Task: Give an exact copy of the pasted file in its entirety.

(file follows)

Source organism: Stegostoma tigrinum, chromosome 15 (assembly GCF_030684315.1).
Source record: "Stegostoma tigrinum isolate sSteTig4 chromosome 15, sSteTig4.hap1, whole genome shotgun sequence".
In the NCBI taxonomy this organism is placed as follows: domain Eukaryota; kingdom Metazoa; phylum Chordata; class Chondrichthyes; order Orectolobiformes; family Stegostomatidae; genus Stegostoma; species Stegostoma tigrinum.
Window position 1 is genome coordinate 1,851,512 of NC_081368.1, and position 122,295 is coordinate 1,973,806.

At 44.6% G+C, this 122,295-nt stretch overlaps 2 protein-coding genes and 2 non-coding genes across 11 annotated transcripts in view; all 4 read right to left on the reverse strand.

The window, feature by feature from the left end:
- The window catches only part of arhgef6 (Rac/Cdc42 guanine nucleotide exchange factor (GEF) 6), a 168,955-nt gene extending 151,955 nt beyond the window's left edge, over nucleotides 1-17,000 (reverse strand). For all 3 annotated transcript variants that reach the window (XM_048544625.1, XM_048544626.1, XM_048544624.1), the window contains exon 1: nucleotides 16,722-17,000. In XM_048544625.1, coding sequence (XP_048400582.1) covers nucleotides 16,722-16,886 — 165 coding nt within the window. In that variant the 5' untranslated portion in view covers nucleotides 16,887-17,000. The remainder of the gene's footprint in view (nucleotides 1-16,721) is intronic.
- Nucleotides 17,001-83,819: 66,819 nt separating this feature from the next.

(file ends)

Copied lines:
Source organism: Stegostoma tigrinum, chromosome 15 (assembly GCF_030684315.1).
Source record: "Stegostoma tigrinum isolate sSteTig4 chromosome 15, sSteTig4.hap1, whole genome shotgun sequence".
In the NCBI taxonomy this organism is placed as follows: domain Eukaryota; kingdom Metazoa; phylum Chordata; class Chondrichthyes; order Orectolobiformes; family Stegostomatidae; genus Stegostoma; species Stegostoma tigrinum.
Window position 1 is genome coordinate 1,851,512 of NC_081368.1, and position 122,295 is coordinate 1,973,806.

At 44.6% G+C, this 122,295-nt stretch overlaps 2 protein-coding genes and 2 non-coding genes across 11 annotated transcripts in view; all 4 read right to left on the reverse strand.

The window, feature by feature from the left end:
- The window catches only part of arhgef6 (Rac/Cdc42 guanine nucleotide exchange factor (GEF) 6), a 168,955-nt gene extending 151,955 nt beyond the window's left edge, over nucleotides 1-17,000 (reverse strand). For all 3 annotated transcript variants that reach the window (XM_048544625.1, XM_048544626.1, XM_048544624.1), the window contains exon 1: nucleotides 16,722-17,000. In XM_048544625.1, coding sequence (XP_048400582.1) covers nucleotides 16,722-16,886 — 165 coding nt within the window. In that variant the 5' untranslated portion in view covers nucleotides 16,887-17,000. The remainder of the gene's footprint in view (nucleotides 1-16,721) is intronic.
- Nucleotides 17,001-83,819: 66,819 nt separating this feature from the next.